The latest Office for National Statistics (ONS) COVID-19 Infection Survey estimates that around 1 in 1500 people in the community in England (35,700 people) were infected between 20 and 26 July.

There were around 0.78 new COVID-19 infections for every 10,000 people.

Heather Bovill, joint COVID-19 infection survey analysis lead, commented: "Looking at the latest data and using our modelling techniques we now have evidence to suggest that there has recently been an increase in the number of COVID-19 Infections within the community in England.  This is particularly clear when we look at the difference between the lowest recorded estimate on 1 July when we estimated that around 1 in 2000 of this population had COVID-19 compared to the most recent estimate in today’s results of 1 in 1500 individuals."

Separate ONS social impact data show 84% of people wearing a face covering between 22 and 26 July to slow the spread of the coronavirus. During that week face coverings became mandatory in English shops, which may explain the rise from 71% the previous week.

The figure for Scotland, where face coverings have been compulsory in shops for longer, was 97%. In Wales, where face coverings are not needed in shops, it was 58%.

The survey also found 47% of adults were likely or very likely to use an NHS COVID-19 app when it becomes available.

UK Biobank COVID-19 Antibody Study

The UK Biobank COVID-19 antibody study of 20,000 people using home finger pricks tests has found 7.1% of participants had been infected with COVID-19 previously.

No gender differences were found but infection was higher in under 30s (10.8%) than over 70s (5.4%).

Infection was more common in London (10.4%) than the south west of England and Scotland (both 4.4%).

Only 45% Understand Lockdown Rules

Only 45% of people in England now have a 'broad understanding' of the current lockdown rules, compared to 90% before restrictions were eased, according to UCL's continuing COVID-19 Social Study involving 70,000 people.

Broad understanding was higher in Scotland (75%) and Wales (61%).

Lead author, Dr Daisy Fancourt, commented: "The general drop-off in understanding could be due to unclear messaging from the Government, or a reduction in interest and engagement from people, especially with the cessation of the daily Downing Street coronavirus briefing in late June."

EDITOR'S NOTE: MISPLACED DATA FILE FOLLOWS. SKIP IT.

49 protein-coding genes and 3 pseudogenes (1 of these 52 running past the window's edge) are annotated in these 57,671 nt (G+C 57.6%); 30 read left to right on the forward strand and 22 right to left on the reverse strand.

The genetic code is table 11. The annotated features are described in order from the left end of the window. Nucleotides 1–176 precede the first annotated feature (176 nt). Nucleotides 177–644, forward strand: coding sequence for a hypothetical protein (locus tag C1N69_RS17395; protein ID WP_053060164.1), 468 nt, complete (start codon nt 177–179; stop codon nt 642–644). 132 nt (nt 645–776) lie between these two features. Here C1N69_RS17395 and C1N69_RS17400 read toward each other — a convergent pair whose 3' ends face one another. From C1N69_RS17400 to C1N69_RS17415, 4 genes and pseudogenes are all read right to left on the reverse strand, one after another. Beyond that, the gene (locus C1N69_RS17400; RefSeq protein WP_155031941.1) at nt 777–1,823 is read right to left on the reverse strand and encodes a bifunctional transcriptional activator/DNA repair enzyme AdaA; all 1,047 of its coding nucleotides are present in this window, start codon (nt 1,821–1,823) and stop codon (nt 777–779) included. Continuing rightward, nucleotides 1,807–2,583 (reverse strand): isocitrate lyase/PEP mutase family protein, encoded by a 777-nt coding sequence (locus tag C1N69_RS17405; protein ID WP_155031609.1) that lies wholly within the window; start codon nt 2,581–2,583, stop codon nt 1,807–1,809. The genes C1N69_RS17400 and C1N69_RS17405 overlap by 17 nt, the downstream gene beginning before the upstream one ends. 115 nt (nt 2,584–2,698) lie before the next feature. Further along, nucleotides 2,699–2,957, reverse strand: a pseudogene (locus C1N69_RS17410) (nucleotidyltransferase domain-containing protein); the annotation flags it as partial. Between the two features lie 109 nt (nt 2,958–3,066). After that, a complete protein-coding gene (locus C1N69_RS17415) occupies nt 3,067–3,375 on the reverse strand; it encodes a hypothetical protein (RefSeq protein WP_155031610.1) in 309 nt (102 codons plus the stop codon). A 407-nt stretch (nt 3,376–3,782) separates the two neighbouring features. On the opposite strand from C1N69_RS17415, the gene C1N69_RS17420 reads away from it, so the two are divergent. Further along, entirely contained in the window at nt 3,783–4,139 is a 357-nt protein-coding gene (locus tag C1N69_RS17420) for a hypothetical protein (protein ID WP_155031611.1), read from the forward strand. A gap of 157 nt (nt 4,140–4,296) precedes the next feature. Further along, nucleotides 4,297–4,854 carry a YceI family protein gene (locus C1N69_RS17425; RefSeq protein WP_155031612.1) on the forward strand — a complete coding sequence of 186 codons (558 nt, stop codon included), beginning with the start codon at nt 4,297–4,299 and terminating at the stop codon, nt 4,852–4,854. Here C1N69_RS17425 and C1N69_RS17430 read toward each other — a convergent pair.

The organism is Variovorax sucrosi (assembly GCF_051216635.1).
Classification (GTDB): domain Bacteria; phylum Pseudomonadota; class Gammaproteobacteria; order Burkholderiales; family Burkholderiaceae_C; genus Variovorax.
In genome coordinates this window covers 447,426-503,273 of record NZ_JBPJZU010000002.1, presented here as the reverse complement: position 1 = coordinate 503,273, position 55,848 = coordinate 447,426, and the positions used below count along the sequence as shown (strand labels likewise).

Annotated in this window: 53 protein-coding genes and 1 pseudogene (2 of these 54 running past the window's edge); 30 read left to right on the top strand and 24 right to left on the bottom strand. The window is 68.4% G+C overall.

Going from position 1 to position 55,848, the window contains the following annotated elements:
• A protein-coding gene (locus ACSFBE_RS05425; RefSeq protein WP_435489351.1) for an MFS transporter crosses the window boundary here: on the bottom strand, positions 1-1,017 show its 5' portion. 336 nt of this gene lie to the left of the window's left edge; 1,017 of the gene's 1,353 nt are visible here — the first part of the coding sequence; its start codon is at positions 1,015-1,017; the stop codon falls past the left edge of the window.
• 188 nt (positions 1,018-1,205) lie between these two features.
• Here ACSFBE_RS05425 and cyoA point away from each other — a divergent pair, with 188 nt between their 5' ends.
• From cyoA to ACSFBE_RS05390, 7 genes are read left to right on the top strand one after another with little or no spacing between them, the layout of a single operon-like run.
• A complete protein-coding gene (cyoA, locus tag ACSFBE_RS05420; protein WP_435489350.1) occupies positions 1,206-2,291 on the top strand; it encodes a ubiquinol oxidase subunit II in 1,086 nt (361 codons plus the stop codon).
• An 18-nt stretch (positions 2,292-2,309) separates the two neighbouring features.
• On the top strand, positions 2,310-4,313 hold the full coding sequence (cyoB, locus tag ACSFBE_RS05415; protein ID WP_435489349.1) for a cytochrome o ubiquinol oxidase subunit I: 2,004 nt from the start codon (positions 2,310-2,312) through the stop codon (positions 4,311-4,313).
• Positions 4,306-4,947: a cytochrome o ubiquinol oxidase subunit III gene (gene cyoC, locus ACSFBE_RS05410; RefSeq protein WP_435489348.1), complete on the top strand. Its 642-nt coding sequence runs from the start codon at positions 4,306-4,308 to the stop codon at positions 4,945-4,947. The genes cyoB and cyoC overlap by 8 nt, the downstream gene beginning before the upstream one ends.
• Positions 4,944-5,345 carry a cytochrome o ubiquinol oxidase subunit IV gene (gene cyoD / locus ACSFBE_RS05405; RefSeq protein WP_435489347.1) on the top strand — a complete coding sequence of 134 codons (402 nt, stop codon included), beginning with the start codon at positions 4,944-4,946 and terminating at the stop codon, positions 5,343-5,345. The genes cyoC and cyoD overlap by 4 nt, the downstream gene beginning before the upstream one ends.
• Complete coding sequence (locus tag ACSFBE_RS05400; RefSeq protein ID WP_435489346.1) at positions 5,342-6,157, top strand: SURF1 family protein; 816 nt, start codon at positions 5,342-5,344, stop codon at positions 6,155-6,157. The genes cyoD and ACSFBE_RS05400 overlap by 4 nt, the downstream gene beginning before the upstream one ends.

On access to healthcare, researchers found 1 in 10 people across the UK were unable to see or speak with a GP about their physical health, 1 in 20 were unable to speak to a health professional about mental health, and even when appointments were available, 1 in 5 did not tell a GP about symptoms when they usually would have done.

Wales' Latest Lockdown Changes

Wales has confirmed its latest easing of lockdown restrictions.

From Monday, under 11s will no longer have to maintain a 2 metre distance from each other or from adults, and up to 30 people will be able to meet outdoors.
Indoor areas of pubs, bars, restaurants, and cafes can also re-open, along with bowling alleys and bingo halls.

Northern Ireland's App

Northern Ireland has beaten England to launching a contact tracing mobile phone app using Apple/Google technology.

The 'StopCOVID NI' app can work alongside the Republic of Ireland's app, and should also be compatible with other UK and European systems using the same technology.

Health Minister Robin Swann commented: "Deploying this world leading technology can prove a major factor in helping our efforts to curb Covid-19 and prevent its spread. It’s potential to be a game changer will, however, be totally dependent on the support of the Northern Ireland public."

Daily Deaths and Data

Public Health England (PHE) is pausing publication of daily death data after England's Health Secretary Matt Hancock ordered an investigation into its methodology.

However, data are still published on another page with 120 UK COVID-19 deaths announced today, taking the total to 46,119.

Another 880 positive cases were reported today taking the total UK confirmed cases to 303,181.

See more global coronavirus updates in Medscape’s Coronavirus Resource Centre.